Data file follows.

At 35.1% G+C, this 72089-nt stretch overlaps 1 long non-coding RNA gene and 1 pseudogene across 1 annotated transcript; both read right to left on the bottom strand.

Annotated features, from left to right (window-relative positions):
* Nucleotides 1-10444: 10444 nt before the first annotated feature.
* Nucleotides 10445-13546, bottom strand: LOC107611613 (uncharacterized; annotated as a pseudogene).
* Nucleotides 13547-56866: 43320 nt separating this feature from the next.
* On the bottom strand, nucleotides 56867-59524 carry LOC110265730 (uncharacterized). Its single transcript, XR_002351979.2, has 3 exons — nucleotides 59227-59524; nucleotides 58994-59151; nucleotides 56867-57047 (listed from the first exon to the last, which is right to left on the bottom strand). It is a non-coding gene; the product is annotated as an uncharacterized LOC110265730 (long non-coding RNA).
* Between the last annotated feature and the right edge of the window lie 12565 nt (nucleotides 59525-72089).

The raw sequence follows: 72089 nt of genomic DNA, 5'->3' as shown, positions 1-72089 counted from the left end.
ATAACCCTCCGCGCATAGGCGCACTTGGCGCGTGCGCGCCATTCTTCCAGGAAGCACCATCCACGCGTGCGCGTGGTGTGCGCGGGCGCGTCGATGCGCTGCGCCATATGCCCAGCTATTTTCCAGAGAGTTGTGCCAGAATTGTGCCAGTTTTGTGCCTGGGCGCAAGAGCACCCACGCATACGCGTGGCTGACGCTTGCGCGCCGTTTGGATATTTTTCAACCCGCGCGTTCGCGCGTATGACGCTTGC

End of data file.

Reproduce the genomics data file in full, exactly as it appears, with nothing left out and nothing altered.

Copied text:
At 35.1% G+C, this 72089-nt stretch overlaps 1 long non-coding RNA gene and 1 pseudogene across 1 annotated transcript; both read right to left on the bottom strand.

Annotated features, from left to right (window-relative positions):
* Nucleotides 1-10444: 10444 nt before the first annotated feature.
* Nucleotides 10445-13546, bottom strand: LOC107611613 (uncharacterized; annotated as a pseudogene).
* Nucleotides 13547-56866: 43320 nt separating this feature from the next.
* On the bottom strand, nucleotides 56867-59524 carry LOC110265730 (uncharacterized). Its single transcript, XR_002351979.2, has 3 exons — nucleotides 59227-59524; nucleotides 58994-59151; nucleotides 56867-57047 (listed from the first exon to the last, which is right to left on the bottom strand). It is a non-coding gene; the product is annotated as an uncharacterized LOC110265730 (long non-coding RNA).
* Between the last annotated feature and the right edge of the window lie 12565 nt (nucleotides 59525-72089).

The raw sequence follows: 72089 nt of genomic DNA, 5'->3' as shown, positions 1-72089 counted from the left end.
ATAACCCTCCGCGCATAGGCGCACTTGGCGCGTGCGCGCCATTCTTCCAGGAAGCACCATCCACGCGTGCGCGTGGTGTGCGCGGGCGCGTCGATGCGCTGCGCCATATGCCCAGCTATTTTCCAGAGAGTTGTGCCAGAATTGTGCCAGTTTTGTGCCTGGGCGCAAGAGCACCCACGCATACGCGTGGCTGACGCTTGCGCGCCGTTTGGATATTTTTCAACCCGCGCGTTCGCGCGTATGACGCTTGC